My Version of Horiatiki (A Rustic Greek Salad)
was somewhere in my mid-teens when my parents, sister and I spent two days in Athens on a stop-over on our once-in-two-years vacation back home to India. In those days, my concerns about food largely revolved around eating when I was hungry and though I did have my particular likes and dislikes, I hadn’t developed an interest in food that I have today. What I now remember from that trip is the sheer grandeur of Acropolis and a beautifully embroidered Greek cotton dress that I loved and wore until it was almost in tatters!
In those days, living outside India meant that we visited India once every two years during the 2 months of our summer vacations and our trips in always meant that we had to make short stop-overs in various European countries because there weren’t any direct flights over that distance. These stop-overs mostly meant we spent two days or so as transit tourists in the country of whichever airlines we were flying. Our short transit stays were just enough time to catch a conducted tour to see the local sights, get a whiff of the local culture and pick up a few mementos to take back home.
We have a lot of interesting food related storied from those times because it wasn’t easy travelling anywhere abroad as a vegetarian. Most of the places we lived in or visited were meat and fish centric cultures where vegetarians like us were oddities. Yet people were always nice and anxious to accommodate our food choice but many were simply puzzled about what they could serve us.
I don’t seem to have any particular food memories from our trip to Athens which probably meant that we must have had plenty of vegetarian options. Now that I know a little more about Greek food I’m not surprised a lot of their native dishes are vegetarian, and many that aren’t can easily be adapted to vegetarianism. Like other Mediterranean cuisines, the Greeks use a lot of fresh and seasonal vegetables and fruit in their dishes.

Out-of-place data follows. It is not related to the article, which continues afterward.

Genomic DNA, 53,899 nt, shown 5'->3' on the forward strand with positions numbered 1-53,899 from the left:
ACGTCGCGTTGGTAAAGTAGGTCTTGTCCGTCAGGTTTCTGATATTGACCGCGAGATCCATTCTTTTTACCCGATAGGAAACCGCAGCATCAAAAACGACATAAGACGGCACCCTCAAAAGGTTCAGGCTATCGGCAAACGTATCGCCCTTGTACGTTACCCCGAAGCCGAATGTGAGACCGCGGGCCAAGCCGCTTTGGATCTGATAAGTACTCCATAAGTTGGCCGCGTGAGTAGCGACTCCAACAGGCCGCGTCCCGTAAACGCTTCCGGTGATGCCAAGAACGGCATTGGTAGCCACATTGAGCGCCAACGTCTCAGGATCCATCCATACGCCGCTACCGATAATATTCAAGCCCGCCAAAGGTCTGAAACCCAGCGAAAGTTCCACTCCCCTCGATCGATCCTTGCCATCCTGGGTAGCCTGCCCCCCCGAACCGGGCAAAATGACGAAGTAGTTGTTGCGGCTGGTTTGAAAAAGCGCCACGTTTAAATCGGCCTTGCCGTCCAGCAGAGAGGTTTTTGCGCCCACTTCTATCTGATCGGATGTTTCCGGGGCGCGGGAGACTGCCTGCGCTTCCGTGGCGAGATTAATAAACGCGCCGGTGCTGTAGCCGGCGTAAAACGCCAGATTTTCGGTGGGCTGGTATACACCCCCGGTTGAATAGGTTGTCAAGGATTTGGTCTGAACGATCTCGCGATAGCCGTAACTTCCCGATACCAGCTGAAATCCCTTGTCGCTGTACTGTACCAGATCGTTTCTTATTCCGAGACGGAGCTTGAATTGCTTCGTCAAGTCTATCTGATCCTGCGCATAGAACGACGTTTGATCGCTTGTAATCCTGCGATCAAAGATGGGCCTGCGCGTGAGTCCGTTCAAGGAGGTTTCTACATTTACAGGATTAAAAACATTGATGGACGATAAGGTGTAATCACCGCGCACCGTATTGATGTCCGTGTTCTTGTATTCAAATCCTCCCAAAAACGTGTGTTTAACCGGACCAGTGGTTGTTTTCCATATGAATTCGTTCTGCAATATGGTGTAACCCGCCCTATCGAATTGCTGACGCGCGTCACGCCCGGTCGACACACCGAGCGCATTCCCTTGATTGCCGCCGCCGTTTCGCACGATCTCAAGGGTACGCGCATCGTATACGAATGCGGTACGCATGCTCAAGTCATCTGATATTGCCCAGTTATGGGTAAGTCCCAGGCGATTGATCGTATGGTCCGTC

Horiatiki is a rustic Greek salad (it seems the word Horiatiki means “in the manner of peasants”) that is naturally vegetarian. It’s typically made with roughly chopped onions, tomatoes, green bell peppers/ capsicum, cucumber and seasoned with Greek oregano, pepper and salt and topped off with some olives and a slab of Feta cheese. Drizzle a little olive oil and vinegar and you have a simple, fresh and hearty summer salad.
This salad can be eaten as a meal in itself or be served on the side. Leave out the Feta and it becomes vegan. If serving the salad as a meal in itself, serve with crusty bread on the side, and use the bread to mop up the oil, vinegar and vegetable juices that pool at the bottom of the plate or bowl.
From what I understand, the above mentioned ingredients are what make a traditional (authentic) Greek salad and any other addition to it like yellow or red bell peppers (only green), lettuce, mint or other fresh herbs, etc. are personal preferences. Traditionally, the Feta is always placed on top of the salad in rectangular slab and never cut up into smaller pieces or crumbled, though that might be easier to eat.
Horiatiki or Greek Salad is best prepared and served fresh so the vegetables can be chopped/ sliced ahead and refrigerated ahead of time if necessary but tossed and plated just before it’s eaten.
I’m a believer in authenticity in recipes to an extent because some recipes have stood the test of time and it is always that particular combination of ingredients that makes a particular dish what it is and sometimes all experimenting does is take away from it. That said, I’m also a firm believer in adjusting recipes to suit one’s own tastes if need be, because there’s not much point in making something is no one likes it and will not eat it! Then most importantly, one has to substitute as best possible if ingredients for a recipe are just not available locally.
So feel free to use whatever vinegar you have available or even substitute it with lime/ lemon juice. Use whatever olives you have (whole or sliced) or leave them out altogether. If you cannot find Feta, use a cheese like Paneer which also is better if you’re trying to avoid salt. If you make your own Paneer, perhaps add a little salt to it and use that instead. Try adding some chopped apple or pear which blasphemy to the salad, I know, but the hint of sweet sits delightfully well with the saltiness of the Feta.
- You can cut the salad ingredients, either into chunks or slices. I personally prefer to have bite sized pieces of vegetables and fruit in my salads. Mix together the tomatoes, cucumbers, peppers, onion and salt in a large bowl. Be a little less generous with the salt as the Feta is quite salty.
- If serving as a main dish then divide the vegetables equally between two salad bowls/ plates, otherwise transfer the vegetables to a largish but somewhat shallow salad bowl. Scatter the olives and gently place the Feta slabs (2 for each plate or all four on the salad) and sprinkle the dried oregano on top.
- Drizzle the vinegar and then the olive oil over the salad. Serve immediately with crusty bread on the side. If not served right away the salad will become soggy. This serves 2 as a main meal or 4 to 6 as a side dish.